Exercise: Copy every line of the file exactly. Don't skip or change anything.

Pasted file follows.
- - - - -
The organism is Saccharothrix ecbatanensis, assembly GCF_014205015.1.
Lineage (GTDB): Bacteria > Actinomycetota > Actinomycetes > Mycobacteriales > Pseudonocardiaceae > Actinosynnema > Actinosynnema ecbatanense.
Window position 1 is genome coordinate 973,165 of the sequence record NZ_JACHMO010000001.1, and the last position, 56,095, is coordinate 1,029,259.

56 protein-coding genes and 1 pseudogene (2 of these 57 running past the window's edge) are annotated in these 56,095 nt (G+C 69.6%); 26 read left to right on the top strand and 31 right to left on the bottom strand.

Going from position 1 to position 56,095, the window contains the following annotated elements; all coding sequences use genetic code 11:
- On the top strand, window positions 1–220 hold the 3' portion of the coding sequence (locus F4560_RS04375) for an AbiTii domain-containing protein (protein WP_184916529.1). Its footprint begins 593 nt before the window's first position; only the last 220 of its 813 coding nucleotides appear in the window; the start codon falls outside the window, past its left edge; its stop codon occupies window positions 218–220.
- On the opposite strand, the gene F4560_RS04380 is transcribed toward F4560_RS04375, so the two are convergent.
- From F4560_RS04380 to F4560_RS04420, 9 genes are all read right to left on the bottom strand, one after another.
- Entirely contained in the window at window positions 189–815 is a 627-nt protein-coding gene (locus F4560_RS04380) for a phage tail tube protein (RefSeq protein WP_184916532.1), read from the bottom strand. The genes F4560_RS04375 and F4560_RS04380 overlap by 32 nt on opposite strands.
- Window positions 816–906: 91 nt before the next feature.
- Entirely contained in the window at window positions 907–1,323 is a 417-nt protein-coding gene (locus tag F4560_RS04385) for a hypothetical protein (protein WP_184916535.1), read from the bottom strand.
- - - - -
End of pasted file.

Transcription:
The organism is Saccharothrix ecbatanensis, assembly GCF_014205015.1.
Lineage (GTDB): Bacteria > Actinomycetota > Actinomycetes > Mycobacteriales > Pseudonocardiaceae > Actinosynnema > Actinosynnema ecbatanense.
Window position 1 is genome coordinate 973,165 of the sequence record NZ_JACHMO010000001.1, and the last position, 56,095, is coordinate 1,029,259.

56 protein-coding genes and 1 pseudogene (2 of these 57 running past the window's edge) are annotated in these 56,095 nt (G+C 69.6%); 26 read left to right on the top strand and 31 right to left on the bottom strand.

Going from position 1 to position 56,095, the window contains the following annotated elements; all coding sequences use genetic code 11:
- On the top strand, window positions 1–220 hold the 3' portion of the coding sequence (locus F4560_RS04375) for an AbiTii domain-containing protein (protein WP_184916529.1). Its footprint begins 593 nt before the window's first position; only the last 220 of its 813 coding nucleotides appear in the window; the start codon falls outside the window, past its left edge; its stop codon occupies window positions 218–220.
- On the opposite strand, the gene F4560_RS04380 is transcribed toward F4560_RS04375, so the two are convergent.
- From F4560_RS04380 to F4560_RS04420, 9 genes are all read right to left on the bottom strand, one after another.
- Entirely contained in the window at window positions 189–815 is a 627-nt protein-coding gene (locus F4560_RS04380) for a phage tail tube protein (RefSeq protein WP_184916532.1), read from the bottom strand. The genes F4560_RS04375 and F4560_RS04380 overlap by 32 nt on opposite strands.
- Window positions 816–906: 91 nt before the next feature.
- Entirely contained in the window at window positions 907–1,323 is a 417-nt protein-coding gene (locus tag F4560_RS04385) for a hypothetical protein (protein WP_184916535.1), read from the bottom strand.